Precautions and Warnings With Methyltestosterone

People who have liver disease, infertility, or breast cancer may not be able to safely use methyltestosterone. Other warnings and precautions involve an increased risk for developing complications, such as liver problems, decreased sperm count, or fluid retention. People who are taking certain medications or who have certain allergies should also not take methyltestosterone.

What Should I Tell My Healthcare Provider?

You should talk with your healthcare provider prior to taking methyltestosterone (Methitest®, Testred®) if you have:
Also, let your healthcare provider know if you are:
  • Pregnant or thinking of becoming pregnant
  • Breastfeeding.
You should also tell your healthcare provider about all other medications you are taking, including prescription and nonprescription medicines, vitamins, and herbal supplements.

Specific Warnings and Precautions for Methyltestosterone

Some warnings and precautions to be aware of prior to taking this medicine include the following:
  • Methyltestosterone can increase the risk for liver problems, including liver cancer. Your healthcare provider needs to monitor your liver function periodically using standard blood tests.
  • Women taking methyltestosterone (usually for breast cancer) should contact their healthcare provider right away if they develop any signs of virilization, such as:
    • A deepening voice
    • Body and/or facial hair
    • Clitoral enlargement
    • Menstrual irregularities.
If methyltestosterone is stopped early on, the virilization may be at least partially reversible. If this medicine is stopped later, the virilization may be permanent. However, you and your healthcare provider may decide that you should keep taking methyltestosterone, despite virilization, if the benefits to you are significant.
  • This medication can cause or worsen an enlarged prostate. It also appears to increase the risk for prostate cancer. Your healthcare provider should evaluate you for prostate cancer before you start taking methyltestosterone and periodically thereafter.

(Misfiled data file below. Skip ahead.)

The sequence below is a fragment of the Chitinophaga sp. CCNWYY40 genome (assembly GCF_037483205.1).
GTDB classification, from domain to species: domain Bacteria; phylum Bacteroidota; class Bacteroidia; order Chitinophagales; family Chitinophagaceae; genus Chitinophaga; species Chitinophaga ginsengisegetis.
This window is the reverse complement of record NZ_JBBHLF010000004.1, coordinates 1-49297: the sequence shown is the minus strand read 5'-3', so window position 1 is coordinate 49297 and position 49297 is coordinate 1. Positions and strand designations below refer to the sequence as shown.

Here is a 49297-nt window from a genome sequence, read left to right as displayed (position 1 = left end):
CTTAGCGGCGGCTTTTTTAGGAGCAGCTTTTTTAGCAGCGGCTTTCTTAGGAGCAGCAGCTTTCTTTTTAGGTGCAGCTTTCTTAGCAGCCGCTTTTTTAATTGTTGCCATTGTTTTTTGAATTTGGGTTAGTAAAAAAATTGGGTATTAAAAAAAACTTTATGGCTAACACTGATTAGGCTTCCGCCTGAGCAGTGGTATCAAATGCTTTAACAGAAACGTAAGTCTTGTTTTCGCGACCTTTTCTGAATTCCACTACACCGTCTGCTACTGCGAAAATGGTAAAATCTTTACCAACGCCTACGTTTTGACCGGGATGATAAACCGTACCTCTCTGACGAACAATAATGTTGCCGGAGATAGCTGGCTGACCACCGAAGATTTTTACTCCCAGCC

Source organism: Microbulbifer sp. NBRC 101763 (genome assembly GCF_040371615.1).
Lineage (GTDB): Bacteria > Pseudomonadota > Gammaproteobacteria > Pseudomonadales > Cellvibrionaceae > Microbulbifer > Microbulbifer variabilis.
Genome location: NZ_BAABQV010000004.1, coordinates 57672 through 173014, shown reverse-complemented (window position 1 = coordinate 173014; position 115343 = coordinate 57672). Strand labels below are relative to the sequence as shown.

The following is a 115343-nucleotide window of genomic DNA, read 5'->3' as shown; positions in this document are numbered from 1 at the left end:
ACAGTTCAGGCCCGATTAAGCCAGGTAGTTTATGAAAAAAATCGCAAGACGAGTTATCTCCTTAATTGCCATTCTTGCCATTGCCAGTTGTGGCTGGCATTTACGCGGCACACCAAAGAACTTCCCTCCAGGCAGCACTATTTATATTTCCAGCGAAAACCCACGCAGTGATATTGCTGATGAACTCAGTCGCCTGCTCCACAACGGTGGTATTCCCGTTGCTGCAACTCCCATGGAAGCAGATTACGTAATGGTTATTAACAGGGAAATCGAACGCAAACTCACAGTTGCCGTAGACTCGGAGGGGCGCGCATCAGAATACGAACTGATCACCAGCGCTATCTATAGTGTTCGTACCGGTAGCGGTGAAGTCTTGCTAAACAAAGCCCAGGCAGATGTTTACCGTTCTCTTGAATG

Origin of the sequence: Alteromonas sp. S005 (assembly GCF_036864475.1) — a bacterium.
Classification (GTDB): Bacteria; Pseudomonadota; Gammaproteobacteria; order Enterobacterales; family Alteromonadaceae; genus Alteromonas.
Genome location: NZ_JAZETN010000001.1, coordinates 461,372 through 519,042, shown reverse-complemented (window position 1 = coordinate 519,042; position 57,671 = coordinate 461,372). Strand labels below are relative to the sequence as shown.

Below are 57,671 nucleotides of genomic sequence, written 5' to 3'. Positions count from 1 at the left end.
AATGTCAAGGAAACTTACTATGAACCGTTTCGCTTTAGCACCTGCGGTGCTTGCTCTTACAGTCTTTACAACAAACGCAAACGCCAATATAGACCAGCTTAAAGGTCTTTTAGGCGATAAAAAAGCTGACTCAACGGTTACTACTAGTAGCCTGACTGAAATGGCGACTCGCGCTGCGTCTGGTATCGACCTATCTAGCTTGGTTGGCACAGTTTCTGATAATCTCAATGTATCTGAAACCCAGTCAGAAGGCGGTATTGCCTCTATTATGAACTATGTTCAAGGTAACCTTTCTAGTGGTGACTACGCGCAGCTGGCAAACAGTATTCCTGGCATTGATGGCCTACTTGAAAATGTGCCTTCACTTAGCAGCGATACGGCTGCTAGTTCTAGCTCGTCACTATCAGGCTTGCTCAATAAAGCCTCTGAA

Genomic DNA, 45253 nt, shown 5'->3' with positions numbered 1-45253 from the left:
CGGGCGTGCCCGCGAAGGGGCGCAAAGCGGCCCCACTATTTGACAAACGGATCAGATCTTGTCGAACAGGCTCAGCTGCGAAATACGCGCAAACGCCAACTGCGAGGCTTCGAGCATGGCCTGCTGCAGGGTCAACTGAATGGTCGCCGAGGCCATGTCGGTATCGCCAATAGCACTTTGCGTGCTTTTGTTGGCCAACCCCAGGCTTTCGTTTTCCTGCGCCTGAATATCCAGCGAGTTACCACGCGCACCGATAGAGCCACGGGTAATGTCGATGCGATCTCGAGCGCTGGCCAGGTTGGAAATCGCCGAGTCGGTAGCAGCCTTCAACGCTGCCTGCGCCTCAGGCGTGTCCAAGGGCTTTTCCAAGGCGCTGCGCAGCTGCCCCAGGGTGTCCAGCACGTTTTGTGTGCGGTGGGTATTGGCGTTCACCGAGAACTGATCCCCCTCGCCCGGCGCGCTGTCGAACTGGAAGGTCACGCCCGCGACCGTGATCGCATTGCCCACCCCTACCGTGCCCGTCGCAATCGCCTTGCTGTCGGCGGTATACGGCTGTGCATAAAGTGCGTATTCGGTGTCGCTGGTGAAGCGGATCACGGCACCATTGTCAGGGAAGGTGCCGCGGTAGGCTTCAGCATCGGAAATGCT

• This product can potentially decrease sperm count, thereby decreasing fertility (although it can also help with certain causes of infertility related to low testosterone). Consult your healthcare provider if you experience difficulty conceiving a child while taking methyltestosterone.
  • Make sure to contact your healthcare provider right away if you develop symptoms of high blood calcium levels (hypercalcemia), such as:
    • Constipation, nausea, or vomiting
    • Muscle achiness or weakness
    • Kidney stones
    • Abdominal (stomach) pain or side pain
    • Confusion or lethargy
    • Increased thirst and frequent urination.
  • There is some thought that oral methyltestosterone use is more likely to cause liver problems than treatment with other forms of testosterone, such as injections, creams, or patches. For this reason, oral methyltestosterone therapy has fallen out of favor and has largely been replaced by other forms of testosterone replacement.
  • Androgens can cause fluid retention, which can be dangerous for people with liver, heart, or kidney disease.
  • Your healthcare provider may want to monitor your cholesterol more closely while you are taking this medication.
  • Methyltestosterone can cause bone problems when given to adolescents. These problems can result in a shorter-than-expected stature. A healthcare provider will need to monitor the adolescent's bones at least once every six months during treatment.
  • Breast enlargement can occur in men taking methyltestosterone.
  • This drug can cause or worsen sleep apnea.
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Methyltestosterone Drug Information

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